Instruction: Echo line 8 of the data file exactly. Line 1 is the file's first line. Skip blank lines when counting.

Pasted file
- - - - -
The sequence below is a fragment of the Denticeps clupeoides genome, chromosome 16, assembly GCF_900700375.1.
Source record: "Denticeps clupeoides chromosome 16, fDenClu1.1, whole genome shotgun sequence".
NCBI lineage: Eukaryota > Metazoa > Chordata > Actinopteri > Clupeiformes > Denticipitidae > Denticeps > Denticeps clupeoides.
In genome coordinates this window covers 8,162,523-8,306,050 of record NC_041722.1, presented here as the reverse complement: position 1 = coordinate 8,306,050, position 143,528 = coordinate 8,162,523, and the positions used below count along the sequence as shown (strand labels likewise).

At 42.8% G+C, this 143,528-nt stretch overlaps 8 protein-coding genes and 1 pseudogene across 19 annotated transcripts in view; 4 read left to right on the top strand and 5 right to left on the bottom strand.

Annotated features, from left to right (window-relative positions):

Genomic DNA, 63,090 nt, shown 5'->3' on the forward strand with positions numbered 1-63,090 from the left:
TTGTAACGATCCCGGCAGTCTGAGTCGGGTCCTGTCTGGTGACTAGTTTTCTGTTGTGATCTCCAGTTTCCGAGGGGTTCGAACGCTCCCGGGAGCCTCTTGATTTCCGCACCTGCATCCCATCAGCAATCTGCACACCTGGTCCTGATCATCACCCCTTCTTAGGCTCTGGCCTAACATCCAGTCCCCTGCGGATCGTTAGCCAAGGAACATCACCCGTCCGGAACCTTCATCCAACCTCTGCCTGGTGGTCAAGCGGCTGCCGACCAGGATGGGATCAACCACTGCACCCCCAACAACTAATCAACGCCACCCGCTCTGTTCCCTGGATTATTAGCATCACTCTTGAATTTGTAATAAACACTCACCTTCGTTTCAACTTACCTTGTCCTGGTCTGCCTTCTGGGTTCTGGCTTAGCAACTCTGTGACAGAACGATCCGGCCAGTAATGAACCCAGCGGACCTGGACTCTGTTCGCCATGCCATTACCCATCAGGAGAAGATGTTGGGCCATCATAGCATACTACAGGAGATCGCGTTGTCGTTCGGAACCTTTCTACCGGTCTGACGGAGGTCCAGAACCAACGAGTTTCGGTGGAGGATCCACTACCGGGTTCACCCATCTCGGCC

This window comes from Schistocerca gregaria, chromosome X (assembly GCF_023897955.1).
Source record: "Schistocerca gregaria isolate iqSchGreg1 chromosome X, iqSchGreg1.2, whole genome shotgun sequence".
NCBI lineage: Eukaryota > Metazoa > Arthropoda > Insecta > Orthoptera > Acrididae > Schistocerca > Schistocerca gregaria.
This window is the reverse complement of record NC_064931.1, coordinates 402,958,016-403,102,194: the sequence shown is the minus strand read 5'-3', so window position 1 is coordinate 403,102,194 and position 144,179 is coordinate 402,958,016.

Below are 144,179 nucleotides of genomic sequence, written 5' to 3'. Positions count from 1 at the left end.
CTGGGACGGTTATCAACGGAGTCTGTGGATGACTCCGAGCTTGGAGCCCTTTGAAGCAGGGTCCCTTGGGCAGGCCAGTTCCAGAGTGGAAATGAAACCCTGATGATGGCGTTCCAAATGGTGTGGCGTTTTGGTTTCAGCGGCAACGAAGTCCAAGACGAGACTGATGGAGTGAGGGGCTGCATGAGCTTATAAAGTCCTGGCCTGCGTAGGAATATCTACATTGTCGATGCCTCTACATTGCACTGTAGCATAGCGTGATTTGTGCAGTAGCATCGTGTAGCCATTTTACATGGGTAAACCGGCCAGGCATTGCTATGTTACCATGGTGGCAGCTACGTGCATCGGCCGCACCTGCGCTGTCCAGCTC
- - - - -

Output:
TTGTAACGATCCCGGCAGTCTGAGTCGGGTCCTGTCTGGTGACTAGTTTTCTGTTGTGATCTCCAGTTTCCGAGGGGTTCGAACGCTCCCGGGAGCCTCTTGATTTCCGCACCTGCATCCCATCAGCAATCTGCACACCTGGTCCTGATCATCACCCCTTCTTAGGCTCTGGCCTAACATCCAGTCCCCTGCGGATCGTTAGCCAAGGAACATCACCCGTCCGGAACCTTCATCCAACCTCTGCCTGGTGGTCAAGCGGCTGCCGACCAGGATGGGATCAACCACTGCACCCCCAACAACTAATCAACGCCACCCGCTCTGTTCCCTGGATTATTAGCATCACTCTTGAATTTGTAATAAACACTCACCTTCGTTTCAACTTACCTTGTCCTGGTCTGCCTTCTGGGTTCTGGCTTAGCAACTCTGTGACAGAACGATCCGGCCAGTAATGAACCCAGCGGACCTGGACTCTGTTCGCCATGCCATTACCCATCAGGAGAAGATGTTGGGCCATCATAGCATACTACAGGAGATCGCGTTGTCGTTCGGAACCTTTCTACCGGTCTGACGGAGGTCCAGAACCAACGAGTTTCGGTGGAGGATCCACTACCGGGTTCACCCATCTCGGCC